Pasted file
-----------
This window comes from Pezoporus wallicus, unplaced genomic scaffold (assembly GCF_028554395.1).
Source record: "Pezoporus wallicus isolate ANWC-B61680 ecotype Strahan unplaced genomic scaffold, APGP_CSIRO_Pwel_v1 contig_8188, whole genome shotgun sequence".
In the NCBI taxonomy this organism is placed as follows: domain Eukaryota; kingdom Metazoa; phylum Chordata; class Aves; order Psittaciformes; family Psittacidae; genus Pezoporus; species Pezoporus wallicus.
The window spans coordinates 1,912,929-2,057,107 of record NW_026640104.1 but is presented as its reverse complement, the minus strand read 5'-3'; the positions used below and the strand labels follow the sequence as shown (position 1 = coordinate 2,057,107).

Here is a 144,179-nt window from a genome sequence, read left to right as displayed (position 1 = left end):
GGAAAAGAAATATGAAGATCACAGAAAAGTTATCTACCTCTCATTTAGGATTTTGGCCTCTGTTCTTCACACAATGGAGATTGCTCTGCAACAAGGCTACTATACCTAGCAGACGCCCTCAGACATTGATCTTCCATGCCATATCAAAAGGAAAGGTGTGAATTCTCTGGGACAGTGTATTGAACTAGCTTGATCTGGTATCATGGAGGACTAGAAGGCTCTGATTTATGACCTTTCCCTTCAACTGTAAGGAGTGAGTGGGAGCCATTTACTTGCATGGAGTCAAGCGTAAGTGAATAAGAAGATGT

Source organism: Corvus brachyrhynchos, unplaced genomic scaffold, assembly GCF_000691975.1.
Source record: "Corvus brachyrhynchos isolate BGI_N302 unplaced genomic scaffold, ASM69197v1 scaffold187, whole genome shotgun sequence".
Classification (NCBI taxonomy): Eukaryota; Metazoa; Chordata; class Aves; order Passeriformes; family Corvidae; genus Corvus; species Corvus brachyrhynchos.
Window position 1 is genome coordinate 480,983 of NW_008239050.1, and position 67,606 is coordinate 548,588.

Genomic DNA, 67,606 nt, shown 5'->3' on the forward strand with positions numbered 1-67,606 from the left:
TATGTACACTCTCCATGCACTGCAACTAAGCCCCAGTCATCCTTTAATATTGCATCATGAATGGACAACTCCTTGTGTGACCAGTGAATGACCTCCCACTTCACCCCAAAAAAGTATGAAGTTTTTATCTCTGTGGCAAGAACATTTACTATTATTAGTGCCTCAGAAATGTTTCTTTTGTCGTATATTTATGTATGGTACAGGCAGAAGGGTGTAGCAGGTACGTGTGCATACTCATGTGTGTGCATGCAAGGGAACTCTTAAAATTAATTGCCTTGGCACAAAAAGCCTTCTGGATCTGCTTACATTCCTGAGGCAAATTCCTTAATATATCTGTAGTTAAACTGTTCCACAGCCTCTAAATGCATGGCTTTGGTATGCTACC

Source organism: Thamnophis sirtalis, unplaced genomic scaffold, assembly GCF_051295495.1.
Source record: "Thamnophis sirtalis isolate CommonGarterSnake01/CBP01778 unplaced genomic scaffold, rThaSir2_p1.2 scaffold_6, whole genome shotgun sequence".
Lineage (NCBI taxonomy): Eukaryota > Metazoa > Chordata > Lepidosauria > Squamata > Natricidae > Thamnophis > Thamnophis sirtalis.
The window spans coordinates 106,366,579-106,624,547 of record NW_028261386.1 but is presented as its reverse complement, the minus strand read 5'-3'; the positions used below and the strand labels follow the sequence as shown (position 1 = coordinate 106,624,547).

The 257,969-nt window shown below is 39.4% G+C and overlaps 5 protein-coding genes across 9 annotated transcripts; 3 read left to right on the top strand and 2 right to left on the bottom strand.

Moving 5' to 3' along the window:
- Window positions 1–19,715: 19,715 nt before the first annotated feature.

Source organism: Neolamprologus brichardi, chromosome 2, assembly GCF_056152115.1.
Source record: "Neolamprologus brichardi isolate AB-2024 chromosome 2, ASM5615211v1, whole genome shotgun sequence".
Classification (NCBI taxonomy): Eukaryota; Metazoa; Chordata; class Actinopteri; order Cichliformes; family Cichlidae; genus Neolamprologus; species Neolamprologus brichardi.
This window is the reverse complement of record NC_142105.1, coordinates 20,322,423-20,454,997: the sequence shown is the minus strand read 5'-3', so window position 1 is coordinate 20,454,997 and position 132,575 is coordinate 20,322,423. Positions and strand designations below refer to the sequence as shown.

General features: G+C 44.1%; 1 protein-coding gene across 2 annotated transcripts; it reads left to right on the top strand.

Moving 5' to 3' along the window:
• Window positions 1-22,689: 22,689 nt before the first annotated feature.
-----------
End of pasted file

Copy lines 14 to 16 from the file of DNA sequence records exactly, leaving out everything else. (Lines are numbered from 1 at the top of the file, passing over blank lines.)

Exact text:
Source record: "Thamnophis sirtalis isolate CommonGarterSnake01/CBP01778 unplaced genomic scaffold, rThaSir2_p1.2 scaffold_6, whole genome shotgun sequence".
Lineage (NCBI taxonomy): Eukaryota > Metazoa > Chordata > Lepidosauria > Squamata > Natricidae > Thamnophis > Thamnophis sirtalis.
The window spans coordinates 106,366,579-106,624,547 of record NW_028261386.1 but is presented as its reverse complement, the minus strand read 5'-3'; the positions used below and the strand labels follow the sequence as shown (position 1 = coordinate 106,624,547).